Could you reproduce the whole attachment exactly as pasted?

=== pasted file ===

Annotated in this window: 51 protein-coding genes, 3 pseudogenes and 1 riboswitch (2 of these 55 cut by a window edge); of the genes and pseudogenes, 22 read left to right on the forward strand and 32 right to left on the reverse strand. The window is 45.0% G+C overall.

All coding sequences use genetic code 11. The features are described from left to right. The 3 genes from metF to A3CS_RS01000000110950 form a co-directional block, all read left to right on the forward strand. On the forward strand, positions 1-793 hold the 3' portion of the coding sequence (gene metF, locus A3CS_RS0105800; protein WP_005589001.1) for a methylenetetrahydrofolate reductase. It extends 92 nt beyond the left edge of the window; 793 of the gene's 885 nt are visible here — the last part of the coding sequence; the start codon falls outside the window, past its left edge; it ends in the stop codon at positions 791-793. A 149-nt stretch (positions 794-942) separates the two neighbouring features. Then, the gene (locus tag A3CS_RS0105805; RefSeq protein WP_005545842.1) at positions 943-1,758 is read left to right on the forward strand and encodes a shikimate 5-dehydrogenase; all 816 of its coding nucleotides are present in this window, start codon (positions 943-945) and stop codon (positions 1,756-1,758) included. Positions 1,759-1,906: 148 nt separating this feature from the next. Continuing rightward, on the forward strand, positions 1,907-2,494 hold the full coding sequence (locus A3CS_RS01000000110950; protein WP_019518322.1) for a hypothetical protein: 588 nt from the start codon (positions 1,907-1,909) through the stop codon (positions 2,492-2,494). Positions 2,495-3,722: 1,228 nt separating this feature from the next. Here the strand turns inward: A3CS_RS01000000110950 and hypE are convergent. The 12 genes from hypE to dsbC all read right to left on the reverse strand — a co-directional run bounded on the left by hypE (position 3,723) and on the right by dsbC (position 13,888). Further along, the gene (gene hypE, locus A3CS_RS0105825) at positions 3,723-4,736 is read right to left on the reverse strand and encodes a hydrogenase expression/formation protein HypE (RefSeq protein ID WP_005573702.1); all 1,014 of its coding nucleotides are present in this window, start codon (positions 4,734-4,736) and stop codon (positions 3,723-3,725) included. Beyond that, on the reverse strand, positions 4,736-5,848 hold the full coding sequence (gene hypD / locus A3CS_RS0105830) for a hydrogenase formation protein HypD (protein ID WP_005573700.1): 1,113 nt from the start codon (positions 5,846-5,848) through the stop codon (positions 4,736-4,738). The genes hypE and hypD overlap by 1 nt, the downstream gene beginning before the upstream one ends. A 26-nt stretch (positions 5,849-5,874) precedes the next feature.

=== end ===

Annotated in this window: 51 protein-coding genes, 3 pseudogenes and 1 riboswitch (2 of these 55 cut by a window edge); of the genes and pseudogenes, 22 read left to right on the forward strand and 32 right to left on the reverse strand. The window is 45.0% G+C overall.

All coding sequences use genetic code 11. The features are described from left to right. The 3 genes from metF to A3CS_RS01000000110950 form a co-directional block, all read left to right on the forward strand. On the forward strand, positions 1-793 hold the 3' portion of the coding sequence (gene metF, locus A3CS_RS0105800; protein WP_005589001.1) for a methylenetetrahydrofolate reductase. It extends 92 nt beyond the left edge of the window; 793 of the gene's 885 nt are visible here — the last part of the coding sequence; the start codon falls outside the window, past its left edge; it ends in the stop codon at positions 791-793. A 149-nt stretch (positions 794-942) separates the two neighbouring features. Then, the gene (locus tag A3CS_RS0105805; RefSeq protein WP_005545842.1) at positions 943-1,758 is read left to right on the forward strand and encodes a shikimate 5-dehydrogenase; all 816 of its coding nucleotides are present in this window, start codon (positions 943-945) and stop codon (positions 1,756-1,758) included. Positions 1,759-1,906: 148 nt separating this feature from the next. Continuing rightward, on the forward strand, positions 1,907-2,494 hold the full coding sequence (locus A3CS_RS01000000110950; protein WP_019518322.1) for a hypothetical protein: 588 nt from the start codon (positions 1,907-1,909) through the stop codon (positions 2,492-2,494). Positions 2,495-3,722: 1,228 nt separating this feature from the next. Here the strand turns inward: A3CS_RS01000000110950 and hypE are convergent. The 12 genes from hypE to dsbC all read right to left on the reverse strand — a co-directional run bounded on the left by hypE (position 3,723) and on the right by dsbC (position 13,888). Further along, the gene (gene hypE, locus A3CS_RS0105825) at positions 3,723-4,736 is read right to left on the reverse strand and encodes a hydrogenase expression/formation protein HypE (RefSeq protein ID WP_005573702.1); all 1,014 of its coding nucleotides are present in this window, start codon (positions 4,734-4,736) and stop codon (positions 3,723-3,725) included. Beyond that, on the reverse strand, positions 4,736-5,848 hold the full coding sequence (gene hypD / locus A3CS_RS0105830) for a hydrogenase formation protein HypD (protein ID WP_005573700.1): 1,113 nt from the start codon (positions 5,846-5,848) through the stop codon (positions 4,736-4,738). The genes hypE and hypD overlap by 1 nt, the downstream gene beginning before the upstream one ends. A 26-nt stretch (positions 5,849-5,874) precedes the next feature.